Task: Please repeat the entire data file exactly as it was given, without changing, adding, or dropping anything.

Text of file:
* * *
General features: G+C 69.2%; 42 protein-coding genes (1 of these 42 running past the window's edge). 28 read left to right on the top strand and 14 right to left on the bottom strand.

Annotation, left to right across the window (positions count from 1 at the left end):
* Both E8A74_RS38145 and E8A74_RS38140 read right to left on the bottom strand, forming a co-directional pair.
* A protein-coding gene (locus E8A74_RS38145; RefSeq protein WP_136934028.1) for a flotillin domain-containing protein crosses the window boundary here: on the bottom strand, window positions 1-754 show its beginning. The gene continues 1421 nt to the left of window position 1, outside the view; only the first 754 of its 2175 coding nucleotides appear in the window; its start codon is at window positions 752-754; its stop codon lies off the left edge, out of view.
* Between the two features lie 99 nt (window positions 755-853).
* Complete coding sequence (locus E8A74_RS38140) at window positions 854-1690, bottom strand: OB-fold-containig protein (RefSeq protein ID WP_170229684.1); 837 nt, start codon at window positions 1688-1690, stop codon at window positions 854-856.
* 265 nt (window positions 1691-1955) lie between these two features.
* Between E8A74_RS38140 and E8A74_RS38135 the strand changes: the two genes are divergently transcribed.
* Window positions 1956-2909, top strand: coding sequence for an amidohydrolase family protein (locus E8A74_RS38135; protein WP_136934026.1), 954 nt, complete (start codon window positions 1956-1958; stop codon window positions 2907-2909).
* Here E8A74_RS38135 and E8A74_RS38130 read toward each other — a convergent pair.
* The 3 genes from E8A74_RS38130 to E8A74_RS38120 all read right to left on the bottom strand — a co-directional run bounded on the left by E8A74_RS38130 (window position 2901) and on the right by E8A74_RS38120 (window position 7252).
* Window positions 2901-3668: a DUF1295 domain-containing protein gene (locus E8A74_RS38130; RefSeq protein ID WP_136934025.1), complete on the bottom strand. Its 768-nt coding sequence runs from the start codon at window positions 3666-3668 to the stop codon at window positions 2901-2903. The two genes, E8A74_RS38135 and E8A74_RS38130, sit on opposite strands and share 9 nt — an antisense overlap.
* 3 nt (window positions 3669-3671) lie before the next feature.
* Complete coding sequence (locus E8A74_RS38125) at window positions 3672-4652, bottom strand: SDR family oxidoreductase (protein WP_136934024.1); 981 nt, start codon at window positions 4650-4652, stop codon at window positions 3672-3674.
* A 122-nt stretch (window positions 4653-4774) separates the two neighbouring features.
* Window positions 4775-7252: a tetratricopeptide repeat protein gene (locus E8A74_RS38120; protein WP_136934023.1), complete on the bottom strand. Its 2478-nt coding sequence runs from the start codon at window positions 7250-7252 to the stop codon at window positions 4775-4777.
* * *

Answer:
General features: G+C 69.2%; 42 protein-coding genes (1 of these 42 running past the window's edge). 28 read left to right on the top strand and 14 right to left on the bottom strand.

Annotation, left to right across the window (positions count from 1 at the left end):
* Both E8A74_RS38145 and E8A74_RS38140 read right to left on the bottom strand, forming a co-directional pair.
* A protein-coding gene (locus E8A74_RS38145; RefSeq protein WP_136934028.1) for a flotillin domain-containing protein crosses the window boundary here: on the bottom strand, window positions 1-754 show its beginning. The gene continues 1421 nt to the left of window position 1, outside the view; only the first 754 of its 2175 coding nucleotides appear in the window; its start codon is at window positions 752-754; its stop codon lies off the left edge, out of view.
* Between the two features lie 99 nt (window positions 755-853).
* Complete coding sequence (locus E8A74_RS38140) at window positions 854-1690, bottom strand: OB-fold-containig protein (RefSeq protein ID WP_170229684.1); 837 nt, start codon at window positions 1688-1690, stop codon at window positions 854-856.
* 265 nt (window positions 1691-1955) lie between these two features.
* Between E8A74_RS38140 and E8A74_RS38135 the strand changes: the two genes are divergently transcribed.
* Window positions 1956-2909, top strand: coding sequence for an amidohydrolase family protein (locus E8A74_RS38135; protein WP_136934026.1), 954 nt, complete (start codon window positions 1956-1958; stop codon window positions 2907-2909).
* Here E8A74_RS38135 and E8A74_RS38130 read toward each other — a convergent pair.
* The 3 genes from E8A74_RS38130 to E8A74_RS38120 all read right to left on the bottom strand — a co-directional run bounded on the left by E8A74_RS38130 (window position 2901) and on the right by E8A74_RS38120 (window position 7252).
* Window positions 2901-3668: a DUF1295 domain-containing protein gene (locus E8A74_RS38130; RefSeq protein ID WP_136934025.1), complete on the bottom strand. Its 768-nt coding sequence runs from the start codon at window positions 3666-3668 to the stop codon at window positions 2901-2903. The two genes, E8A74_RS38135 and E8A74_RS38130, sit on opposite strands and share 9 nt — an antisense overlap.
* 3 nt (window positions 3669-3671) lie before the next feature.
* Complete coding sequence (locus E8A74_RS38125) at window positions 3672-4652, bottom strand: SDR family oxidoreductase (protein WP_136934024.1); 981 nt, start codon at window positions 4650-4652, stop codon at window positions 3672-3674.
* A 122-nt stretch (window positions 4653-4774) separates the two neighbouring features.
* Window positions 4775-7252: a tetratricopeptide repeat protein gene (locus E8A74_RS38120; protein WP_136934023.1), complete on the bottom strand. Its 2478-nt coding sequence runs from the start codon at window positions 7250-7252 to the stop codon at window positions 4775-4777.